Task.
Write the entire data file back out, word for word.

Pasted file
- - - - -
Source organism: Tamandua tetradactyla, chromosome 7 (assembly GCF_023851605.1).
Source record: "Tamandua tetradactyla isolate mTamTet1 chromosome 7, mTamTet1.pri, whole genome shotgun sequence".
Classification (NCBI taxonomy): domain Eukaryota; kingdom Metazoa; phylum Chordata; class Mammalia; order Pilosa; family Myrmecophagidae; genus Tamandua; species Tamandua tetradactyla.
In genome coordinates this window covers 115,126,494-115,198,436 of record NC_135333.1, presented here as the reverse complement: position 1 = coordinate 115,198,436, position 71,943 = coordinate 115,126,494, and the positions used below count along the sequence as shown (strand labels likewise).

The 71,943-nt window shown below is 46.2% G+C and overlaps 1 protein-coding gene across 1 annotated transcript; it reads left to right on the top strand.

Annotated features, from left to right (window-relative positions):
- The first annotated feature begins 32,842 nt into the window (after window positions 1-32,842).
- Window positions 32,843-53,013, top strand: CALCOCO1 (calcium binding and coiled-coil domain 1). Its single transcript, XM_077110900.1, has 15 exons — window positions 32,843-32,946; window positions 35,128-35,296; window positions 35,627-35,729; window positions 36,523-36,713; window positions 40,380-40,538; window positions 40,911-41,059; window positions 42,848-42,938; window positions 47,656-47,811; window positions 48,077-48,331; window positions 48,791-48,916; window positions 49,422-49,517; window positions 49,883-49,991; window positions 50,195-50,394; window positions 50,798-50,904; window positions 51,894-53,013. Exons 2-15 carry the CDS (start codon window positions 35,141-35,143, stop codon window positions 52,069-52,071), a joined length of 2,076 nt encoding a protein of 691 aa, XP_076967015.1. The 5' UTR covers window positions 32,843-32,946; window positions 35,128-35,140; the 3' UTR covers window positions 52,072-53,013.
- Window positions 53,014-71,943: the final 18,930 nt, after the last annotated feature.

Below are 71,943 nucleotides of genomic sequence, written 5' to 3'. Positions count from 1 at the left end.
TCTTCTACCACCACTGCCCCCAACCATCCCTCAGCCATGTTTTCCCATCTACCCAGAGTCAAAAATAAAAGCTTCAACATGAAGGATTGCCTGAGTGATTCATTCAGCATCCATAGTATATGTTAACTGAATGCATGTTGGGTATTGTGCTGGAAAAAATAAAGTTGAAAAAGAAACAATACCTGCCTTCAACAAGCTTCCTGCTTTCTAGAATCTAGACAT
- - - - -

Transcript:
Source organism: Tamandua tetradactyla, chromosome 7 (assembly GCF_023851605.1).
Source record: "Tamandua tetradactyla isolate mTamTet1 chromosome 7, mTamTet1.pri, whole genome shotgun sequence".
Classification (NCBI taxonomy): domain Eukaryota; kingdom Metazoa; phylum Chordata; class Mammalia; order Pilosa; family Myrmecophagidae; genus Tamandua; species Tamandua tetradactyla.
In genome coordinates this window covers 115,126,494-115,198,436 of record NC_135333.1, presented here as the reverse complement: position 1 = coordinate 115,198,436, position 71,943 = coordinate 115,126,494, and the positions used below count along the sequence as shown (strand labels likewise).

The 71,943-nt window shown below is 46.2% G+C and overlaps 1 protein-coding gene across 1 annotated transcript; it reads left to right on the top strand.

Annotated features, from left to right (window-relative positions):
- The first annotated feature begins 32,842 nt into the window (after window positions 1-32,842).
- Window positions 32,843-53,013, top strand: CALCOCO1 (calcium binding and coiled-coil domain 1). Its single transcript, XM_077110900.1, has 15 exons — window positions 32,843-32,946; window positions 35,128-35,296; window positions 35,627-35,729; window positions 36,523-36,713; window positions 40,380-40,538; window positions 40,911-41,059; window positions 42,848-42,938; window positions 47,656-47,811; window positions 48,077-48,331; window positions 48,791-48,916; window positions 49,422-49,517; window positions 49,883-49,991; window positions 50,195-50,394; window positions 50,798-50,904; window positions 51,894-53,013. Exons 2-15 carry the CDS (start codon window positions 35,141-35,143, stop codon window positions 52,069-52,071), a joined length of 2,076 nt encoding a protein of 691 aa, XP_076967015.1. The 5' UTR covers window positions 32,843-32,946; window positions 35,128-35,140; the 3' UTR covers window positions 52,072-53,013.
- Window positions 53,014-71,943: the final 18,930 nt, after the last annotated feature.

Below are 71,943 nucleotides of genomic sequence, written 5' to 3'. Positions count from 1 at the left end.
TCTTCTACCACCACTGCCCCCAACCATCCCTCAGCCATGTTTTCCCATCTACCCAGAGTCAAAAATAAAAGCTTCAACATGAAGGATTGCCTGAGTGATTCATTCAGCATCCATAGTATATGTTAACTGAATGCATGTTGGGTATTGTGCTGGAAAAAATAAAGTTGAAAAAGAAACAATACCTGCCTTCAACAAGCTTCCTGCTTTCTAGAATCTAGACAT